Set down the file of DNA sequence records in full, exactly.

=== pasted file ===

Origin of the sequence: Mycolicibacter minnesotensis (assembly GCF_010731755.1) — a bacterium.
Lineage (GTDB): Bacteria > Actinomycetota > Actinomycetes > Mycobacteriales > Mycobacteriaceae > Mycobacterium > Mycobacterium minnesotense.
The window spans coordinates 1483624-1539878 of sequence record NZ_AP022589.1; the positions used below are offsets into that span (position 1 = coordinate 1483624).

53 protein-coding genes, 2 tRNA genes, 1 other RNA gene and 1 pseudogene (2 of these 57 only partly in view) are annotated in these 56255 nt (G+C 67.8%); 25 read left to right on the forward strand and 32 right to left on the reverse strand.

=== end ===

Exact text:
Origin of the sequence: Mycolicibacter minnesotensis (assembly GCF_010731755.1) — a bacterium.
Lineage (GTDB): Bacteria > Actinomycetota > Actinomycetes > Mycobacteriales > Mycobacteriaceae > Mycobacterium > Mycobacterium minnesotense.
The window spans coordinates 1483624-1539878 of sequence record NZ_AP022589.1; the positions used below are offsets into that span (position 1 = coordinate 1483624).

53 protein-coding genes, 2 tRNA genes, 1 other RNA gene and 1 pseudogene (2 of these 57 only partly in view) are annotated in these 56255 nt (G+C 67.8%); 25 read left to right on the forward strand and 32 right to left on the reverse strand.